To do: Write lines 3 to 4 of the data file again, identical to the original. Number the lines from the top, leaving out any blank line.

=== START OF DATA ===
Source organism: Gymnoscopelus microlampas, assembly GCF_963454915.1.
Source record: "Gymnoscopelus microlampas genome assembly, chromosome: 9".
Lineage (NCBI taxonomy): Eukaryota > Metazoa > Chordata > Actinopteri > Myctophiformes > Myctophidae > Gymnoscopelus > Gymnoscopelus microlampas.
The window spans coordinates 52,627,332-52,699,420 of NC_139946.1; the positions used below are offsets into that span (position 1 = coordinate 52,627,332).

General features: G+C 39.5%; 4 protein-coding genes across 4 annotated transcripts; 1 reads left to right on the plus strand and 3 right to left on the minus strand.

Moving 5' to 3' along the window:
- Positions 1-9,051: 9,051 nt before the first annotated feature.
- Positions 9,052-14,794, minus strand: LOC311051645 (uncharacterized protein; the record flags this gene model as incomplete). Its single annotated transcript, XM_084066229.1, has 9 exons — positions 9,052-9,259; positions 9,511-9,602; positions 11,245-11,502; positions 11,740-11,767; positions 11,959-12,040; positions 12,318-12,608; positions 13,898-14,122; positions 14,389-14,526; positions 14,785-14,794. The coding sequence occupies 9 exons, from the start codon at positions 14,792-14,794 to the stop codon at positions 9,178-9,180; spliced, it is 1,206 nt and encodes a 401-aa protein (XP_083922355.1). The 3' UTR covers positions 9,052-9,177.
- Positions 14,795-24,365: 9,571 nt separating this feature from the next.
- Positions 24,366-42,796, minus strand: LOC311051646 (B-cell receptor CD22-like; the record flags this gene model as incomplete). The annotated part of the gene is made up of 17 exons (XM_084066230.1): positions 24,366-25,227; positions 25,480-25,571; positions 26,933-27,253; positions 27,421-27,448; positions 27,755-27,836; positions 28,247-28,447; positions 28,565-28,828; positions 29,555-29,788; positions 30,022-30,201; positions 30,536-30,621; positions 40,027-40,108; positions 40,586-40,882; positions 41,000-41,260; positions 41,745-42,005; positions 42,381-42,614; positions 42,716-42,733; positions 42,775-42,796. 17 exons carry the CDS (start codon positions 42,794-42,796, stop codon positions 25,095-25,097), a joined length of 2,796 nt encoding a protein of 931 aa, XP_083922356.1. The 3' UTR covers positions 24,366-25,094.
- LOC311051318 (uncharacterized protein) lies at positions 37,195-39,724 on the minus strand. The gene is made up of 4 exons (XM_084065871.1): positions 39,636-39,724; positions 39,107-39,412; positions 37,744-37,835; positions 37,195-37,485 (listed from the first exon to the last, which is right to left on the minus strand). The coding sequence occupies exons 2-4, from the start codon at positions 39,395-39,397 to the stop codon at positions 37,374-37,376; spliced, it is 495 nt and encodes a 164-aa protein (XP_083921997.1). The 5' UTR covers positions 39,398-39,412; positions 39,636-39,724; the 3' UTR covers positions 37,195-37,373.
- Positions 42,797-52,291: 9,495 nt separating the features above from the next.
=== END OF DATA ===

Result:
Lineage (NCBI taxonomy): Eukaryota > Metazoa > Chordata > Actinopteri > Myctophiformes > Myctophidae > Gymnoscopelus > Gymnoscopelus microlampas.
The window spans coordinates 52,627,332-52,699,420 of NC_139946.1; the positions used below are offsets into that span (position 1 = coordinate 52,627,332).